If you’re a new mom, the thought of returning to work may leave you feeling like you’re on an emotional roller coaster. From worrying about how your little one will adapt to daycare to wondering if you’ll ever find balance in your new role as a “working mom,” you have a lot on your mind.
Then there’s the million-dollar question all breastfeeding moms ask: how will you keep up your milk supply? Luckily, there are a few tricks to ensure success with breastfeeding after heading back to work.
Lactation Nurse Chris Bartlett, with SCL Health, offers the following six tips:
Invest in a good pump and find out if your insurance company will supply one – many do these days
- Establish a good milk supply in those first couple weeks after baby is born by nursing “on demand.” Then, when baby is about three weeks old start pumping after baby nurses. This will allow you to start stockpiling the freezer, while still giving your baby first dibs on your milk.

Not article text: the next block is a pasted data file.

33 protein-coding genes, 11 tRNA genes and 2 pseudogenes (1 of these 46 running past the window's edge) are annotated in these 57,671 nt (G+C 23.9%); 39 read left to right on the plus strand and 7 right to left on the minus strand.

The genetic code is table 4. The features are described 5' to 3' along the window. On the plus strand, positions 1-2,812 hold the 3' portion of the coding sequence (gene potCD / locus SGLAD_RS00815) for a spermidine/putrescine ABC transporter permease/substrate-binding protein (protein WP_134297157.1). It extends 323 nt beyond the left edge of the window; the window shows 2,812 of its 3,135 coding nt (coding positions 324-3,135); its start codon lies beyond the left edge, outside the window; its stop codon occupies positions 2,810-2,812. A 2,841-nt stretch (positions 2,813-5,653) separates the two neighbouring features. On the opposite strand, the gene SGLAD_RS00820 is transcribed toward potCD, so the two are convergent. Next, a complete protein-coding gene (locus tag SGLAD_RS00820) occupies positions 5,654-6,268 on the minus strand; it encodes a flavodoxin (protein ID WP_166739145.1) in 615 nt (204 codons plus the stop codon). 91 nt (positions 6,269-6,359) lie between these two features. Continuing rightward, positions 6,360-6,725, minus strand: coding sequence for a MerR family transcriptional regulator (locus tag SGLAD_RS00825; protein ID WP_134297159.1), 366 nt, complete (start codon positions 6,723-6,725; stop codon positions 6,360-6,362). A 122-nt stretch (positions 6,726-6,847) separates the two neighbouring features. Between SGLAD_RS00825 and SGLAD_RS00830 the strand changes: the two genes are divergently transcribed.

- Freeze as much milk as possible while you’re on maternity leave. Having a good stockpile in the freezer will put you at ease when you return to work, knowing that there’s plenty of breast milk ready to go and available for baby whenever he gets hungry.
- Once you’re back at the office, pump whenever your baby would typically nurse. This will help you maintain your milk supply. In those first few months, you’ll likely pump at least three times during your workday. Remember, your milk supply will vary day to day – so don’t stress out if your supply fluctuates!
- In the evenings and on the weekends, breastfeed baby on command. Not only will this help increase and maintain your supply, but it will also allow for the mommy/baby bonding time that you miss out on during the workday.
- Increasing your protein intake and staying hydrated has been proven to help a mother produce milk.
In addition to these tips, having a good support network is also very important for new moms and working moms.
And, most importantly, don’t forget to cut yourself some slack.
“It’s hard having a baby and then going back to work and dealing with everything,” said Bartlett. “Mothers need so much encouragement and support.”